Our First March

Even in the midst of the weekend’s wintry mix, an estimated 100 people turned out in Mt. Airy to raise their voices in support of the “Black Lives Matter” movement on Saturday.

The march was conceived as a response to the tragic killings of Trayvon Martin, Michael Brown, Eric Garner, Tamir Rice and far too many others. The idea for a local children’s march emerged after I attended some recent protests in Philadelphia and Washington, D.C. with my children.

I wanted our children to have the opportunity to speak up on the issue so that anger and sadness wasn’t all we were offering up as our response. Through networking both on social media and in person, I quickly found many families in Northwest Philly who wanted to create an opportunity for children to speak up on the issue of racial justice.

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The March

The marchers stretched in one long line along Germantown Avenue on Saturday, marching through the rain from the New Covenant campus to the Mt. Airy (and then Pleasant) playgrounds. There were adult allies, parents, babies in slings, toddlers in strollers, preschoolers, kids in grade school, teens, college students and at least one 72-year-old grandfather in the group.

The Civic Affairs division of the Philadelphia Police offered the marchers route safety in a wonderfully child-friendly way. This was especially moving, given that the march’s call to justice is centered around police killing of unarmed black men.

Aisha Anderson-Oberman found this helpful for her 7-year-old son, Gyasi. “It was great for him seeing the officers help us on our march route, because he has had a lot of trouble understanding why he shouldn’t be afraid of all cops.”

Children and adults alike held up powerful signs, both with the words familiar to the movement: “Black Lives Matter” and “I can’t breathe until there is justice”, and with their own words about why they were marching: “I march for Tamir Rice.” “We need more peace.” “I want police to be fair.”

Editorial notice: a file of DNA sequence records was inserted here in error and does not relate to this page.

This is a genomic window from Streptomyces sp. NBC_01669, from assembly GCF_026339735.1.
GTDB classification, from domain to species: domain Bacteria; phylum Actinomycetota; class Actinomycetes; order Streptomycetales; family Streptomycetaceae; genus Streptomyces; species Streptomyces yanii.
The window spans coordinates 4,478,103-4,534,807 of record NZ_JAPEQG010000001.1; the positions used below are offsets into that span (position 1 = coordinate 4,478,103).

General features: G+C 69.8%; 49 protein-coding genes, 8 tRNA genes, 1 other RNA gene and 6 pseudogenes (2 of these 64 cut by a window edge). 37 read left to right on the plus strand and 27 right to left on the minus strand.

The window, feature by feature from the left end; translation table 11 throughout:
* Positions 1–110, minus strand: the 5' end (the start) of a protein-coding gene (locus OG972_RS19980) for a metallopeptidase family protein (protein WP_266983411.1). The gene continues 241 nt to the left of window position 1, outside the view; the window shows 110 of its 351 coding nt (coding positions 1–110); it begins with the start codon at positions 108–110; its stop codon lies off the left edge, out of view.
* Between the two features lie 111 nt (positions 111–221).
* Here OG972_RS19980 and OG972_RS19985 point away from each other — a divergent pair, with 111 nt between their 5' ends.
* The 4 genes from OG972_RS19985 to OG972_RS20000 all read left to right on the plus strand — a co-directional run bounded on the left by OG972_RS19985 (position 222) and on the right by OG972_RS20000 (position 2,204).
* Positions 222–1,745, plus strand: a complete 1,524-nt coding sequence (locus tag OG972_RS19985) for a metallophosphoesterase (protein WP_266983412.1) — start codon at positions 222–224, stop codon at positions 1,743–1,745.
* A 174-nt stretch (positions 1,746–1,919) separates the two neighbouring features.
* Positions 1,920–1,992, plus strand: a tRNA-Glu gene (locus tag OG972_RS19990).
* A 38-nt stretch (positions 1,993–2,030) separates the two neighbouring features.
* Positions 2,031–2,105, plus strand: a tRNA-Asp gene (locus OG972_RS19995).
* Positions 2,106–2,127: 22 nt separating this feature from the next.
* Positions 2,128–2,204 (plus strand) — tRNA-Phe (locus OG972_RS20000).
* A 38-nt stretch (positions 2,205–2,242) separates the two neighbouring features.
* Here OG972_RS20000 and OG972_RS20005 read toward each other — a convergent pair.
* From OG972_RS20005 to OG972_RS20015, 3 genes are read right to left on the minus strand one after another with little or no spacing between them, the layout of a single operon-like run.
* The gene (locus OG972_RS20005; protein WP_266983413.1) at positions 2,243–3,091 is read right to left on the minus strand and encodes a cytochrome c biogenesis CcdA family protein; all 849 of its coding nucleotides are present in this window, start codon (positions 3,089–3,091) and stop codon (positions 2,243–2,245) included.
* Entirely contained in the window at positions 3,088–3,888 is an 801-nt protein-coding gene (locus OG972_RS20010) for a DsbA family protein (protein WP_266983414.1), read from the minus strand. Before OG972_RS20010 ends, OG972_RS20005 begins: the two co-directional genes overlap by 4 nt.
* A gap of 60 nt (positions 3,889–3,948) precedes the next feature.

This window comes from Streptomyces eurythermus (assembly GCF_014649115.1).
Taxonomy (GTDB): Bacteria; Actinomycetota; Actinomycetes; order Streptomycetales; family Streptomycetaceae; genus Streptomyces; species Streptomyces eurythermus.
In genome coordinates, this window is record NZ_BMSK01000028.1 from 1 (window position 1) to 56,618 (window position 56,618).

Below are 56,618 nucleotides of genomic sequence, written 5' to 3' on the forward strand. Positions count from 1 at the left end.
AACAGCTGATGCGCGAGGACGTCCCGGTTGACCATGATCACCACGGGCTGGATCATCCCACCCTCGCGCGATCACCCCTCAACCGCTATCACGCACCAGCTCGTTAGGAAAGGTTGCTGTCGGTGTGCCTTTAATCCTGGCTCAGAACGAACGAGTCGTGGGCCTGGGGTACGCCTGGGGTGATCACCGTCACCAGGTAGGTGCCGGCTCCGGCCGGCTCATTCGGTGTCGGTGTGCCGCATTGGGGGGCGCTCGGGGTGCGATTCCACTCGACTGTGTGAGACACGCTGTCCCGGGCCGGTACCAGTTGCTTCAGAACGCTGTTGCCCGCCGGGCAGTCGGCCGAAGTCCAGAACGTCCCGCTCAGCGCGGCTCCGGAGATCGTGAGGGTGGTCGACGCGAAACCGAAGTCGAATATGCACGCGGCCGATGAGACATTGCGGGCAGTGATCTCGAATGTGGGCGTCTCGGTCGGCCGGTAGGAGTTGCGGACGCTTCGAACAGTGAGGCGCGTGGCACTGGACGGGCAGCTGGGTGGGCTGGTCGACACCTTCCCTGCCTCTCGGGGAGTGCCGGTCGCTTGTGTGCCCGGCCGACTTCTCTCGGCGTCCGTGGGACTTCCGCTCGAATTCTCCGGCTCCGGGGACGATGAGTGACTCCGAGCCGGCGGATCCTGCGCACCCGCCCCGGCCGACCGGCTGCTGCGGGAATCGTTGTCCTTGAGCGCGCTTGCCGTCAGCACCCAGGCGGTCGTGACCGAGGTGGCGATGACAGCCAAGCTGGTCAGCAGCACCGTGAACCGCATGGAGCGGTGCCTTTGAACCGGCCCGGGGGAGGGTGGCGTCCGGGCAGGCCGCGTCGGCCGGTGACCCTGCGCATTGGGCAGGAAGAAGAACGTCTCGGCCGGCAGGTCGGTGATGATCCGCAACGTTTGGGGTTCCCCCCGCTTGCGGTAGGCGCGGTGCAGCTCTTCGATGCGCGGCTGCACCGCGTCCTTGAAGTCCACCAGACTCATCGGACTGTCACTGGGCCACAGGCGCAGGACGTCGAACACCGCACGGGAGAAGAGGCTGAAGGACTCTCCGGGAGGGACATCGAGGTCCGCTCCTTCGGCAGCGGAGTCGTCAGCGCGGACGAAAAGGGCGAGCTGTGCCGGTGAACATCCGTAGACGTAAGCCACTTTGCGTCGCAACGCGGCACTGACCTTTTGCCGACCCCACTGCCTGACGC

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Seven-year-old Tani Nevins-Klein pulled the sound-system wagon along the entire route, and Barbara Ballenger shared the mic with children and adults to lead change along the way. The most chanted words of the afternoon were a call-and-response, “Black Lives Matter! Love and Justice!”

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Andrea Myers marched with her daughter Ava alongside Tia Rice Mathisen and her daughter, Reece. Tia noted that, “My 4 year old was very eager to lead the ‘Black Lives Matter’ chant, which was surprising to me. I didn’t expect her to be so bold in an unknown setting.”

The group was racially diverse, and many reported that people of all colors marching together in support of racial justice was the most powerful part of the march.

Although there is no official count, at one point the line of marchers stopped traffic and spanned an entire block along the sidewalk of Germantown Avenue. To the children’s delight, many cars passing by offered beeps and honks in support of the cause.

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Due to weather, a brief sing-in was held at the official march endpoint, the Mt. Airy Playground. Charles Ombam, a Kenyan performer, led the group with drums and the singing of “Funga Alafia,” and David Basior offered a blessing and challot as a way for families to bring their own identities to the group while breaking bread together.

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Many families continued their march for three more blocks to move indoors. Once inside, in addition to warm drinks, more songs and chants were shared. Roberta Frempong spoke to children about what unfairness is and energized the crowd with a chant for “MORE Justice! MORE Peace! MORE Love! From ME!”

Rabbi Melissa Klein invited all children and adults present to introduce themselves to the group, and Chana Rothman, local musician and educator, led the group in singing “We Shall Overcome,” and “Peace, Salaam Shalom.”


The New Covenant Campus generously offered their grounds as a gathering space before the march. Miquon School staff provided materials, volunteers, and networking help. Mt. Airy Read and Eat and The Trolley Car Diner both provided hot chocolate, and the Pleasant Playground provided indoor space for the sing-in at the end. It was truly a community event.

Debrief and next steps

At the very end of the indoor sing-in, an older gentleman raised his hand and asked, “What about the dialogue? When does that happen?” We brought his question back for a debrief and discussion on Facebook about what the next steps might be for this committed group of families.

Stay tuned!